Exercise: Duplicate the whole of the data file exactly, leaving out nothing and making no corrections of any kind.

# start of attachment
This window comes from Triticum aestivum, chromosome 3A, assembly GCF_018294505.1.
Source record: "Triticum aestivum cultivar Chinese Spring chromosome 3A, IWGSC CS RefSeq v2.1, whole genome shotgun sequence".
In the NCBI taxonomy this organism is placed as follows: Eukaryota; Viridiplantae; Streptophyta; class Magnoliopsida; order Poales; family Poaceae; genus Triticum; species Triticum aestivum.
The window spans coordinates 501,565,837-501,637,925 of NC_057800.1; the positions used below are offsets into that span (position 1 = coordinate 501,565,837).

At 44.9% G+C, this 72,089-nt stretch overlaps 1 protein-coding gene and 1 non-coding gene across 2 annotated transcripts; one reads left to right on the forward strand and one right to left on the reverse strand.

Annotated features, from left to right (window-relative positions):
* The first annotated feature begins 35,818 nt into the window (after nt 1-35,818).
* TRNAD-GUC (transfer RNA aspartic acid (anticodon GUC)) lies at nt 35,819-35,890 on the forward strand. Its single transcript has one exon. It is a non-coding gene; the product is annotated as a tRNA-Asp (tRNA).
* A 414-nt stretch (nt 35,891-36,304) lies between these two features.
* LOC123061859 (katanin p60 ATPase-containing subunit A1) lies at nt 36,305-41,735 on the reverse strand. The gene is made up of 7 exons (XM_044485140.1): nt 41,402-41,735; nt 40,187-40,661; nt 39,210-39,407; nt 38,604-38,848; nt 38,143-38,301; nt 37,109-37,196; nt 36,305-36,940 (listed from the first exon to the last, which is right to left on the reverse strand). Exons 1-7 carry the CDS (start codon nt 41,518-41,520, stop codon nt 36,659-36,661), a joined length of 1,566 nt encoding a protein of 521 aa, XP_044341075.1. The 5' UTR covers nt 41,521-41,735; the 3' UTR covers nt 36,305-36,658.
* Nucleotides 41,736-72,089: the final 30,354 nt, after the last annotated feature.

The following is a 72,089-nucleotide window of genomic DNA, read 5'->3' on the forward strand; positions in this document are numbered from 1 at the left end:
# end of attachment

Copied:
This window comes from Triticum aestivum, chromosome 3A, assembly GCF_018294505.1.
Source record: "Triticum aestivum cultivar Chinese Spring chromosome 3A, IWGSC CS RefSeq v2.1, whole genome shotgun sequence".
In the NCBI taxonomy this organism is placed as follows: Eukaryota; Viridiplantae; Streptophyta; class Magnoliopsida; order Poales; family Poaceae; genus Triticum; species Triticum aestivum.
The window spans coordinates 501,565,837-501,637,925 of NC_057800.1; the positions used below are offsets into that span (position 1 = coordinate 501,565,837).

At 44.9% G+C, this 72,089-nt stretch overlaps 1 protein-coding gene and 1 non-coding gene across 2 annotated transcripts; one reads left to right on the forward strand and one right to left on the reverse strand.

Annotated features, from left to right (window-relative positions):
* The first annotated feature begins 35,818 nt into the window (after nt 1-35,818).
* TRNAD-GUC (transfer RNA aspartic acid (anticodon GUC)) lies at nt 35,819-35,890 on the forward strand. Its single transcript has one exon. It is a non-coding gene; the product is annotated as a tRNA-Asp (tRNA).
* A 414-nt stretch (nt 35,891-36,304) lies between these two features.
* LOC123061859 (katanin p60 ATPase-containing subunit A1) lies at nt 36,305-41,735 on the reverse strand. The gene is made up of 7 exons (XM_044485140.1): nt 41,402-41,735; nt 40,187-40,661; nt 39,210-39,407; nt 38,604-38,848; nt 38,143-38,301; nt 37,109-37,196; nt 36,305-36,940 (listed from the first exon to the last, which is right to left on the reverse strand). Exons 1-7 carry the CDS (start codon nt 41,518-41,520, stop codon nt 36,659-36,661), a joined length of 1,566 nt encoding a protein of 521 aa, XP_044341075.1. The 5' UTR covers nt 41,521-41,735; the 3' UTR covers nt 36,305-36,658.
* Nucleotides 41,736-72,089: the final 30,354 nt, after the last annotated feature.

The following is a 72,089-nucleotide window of genomic DNA, read 5'->3' on the forward strand; positions in this document are numbered from 1 at the left end: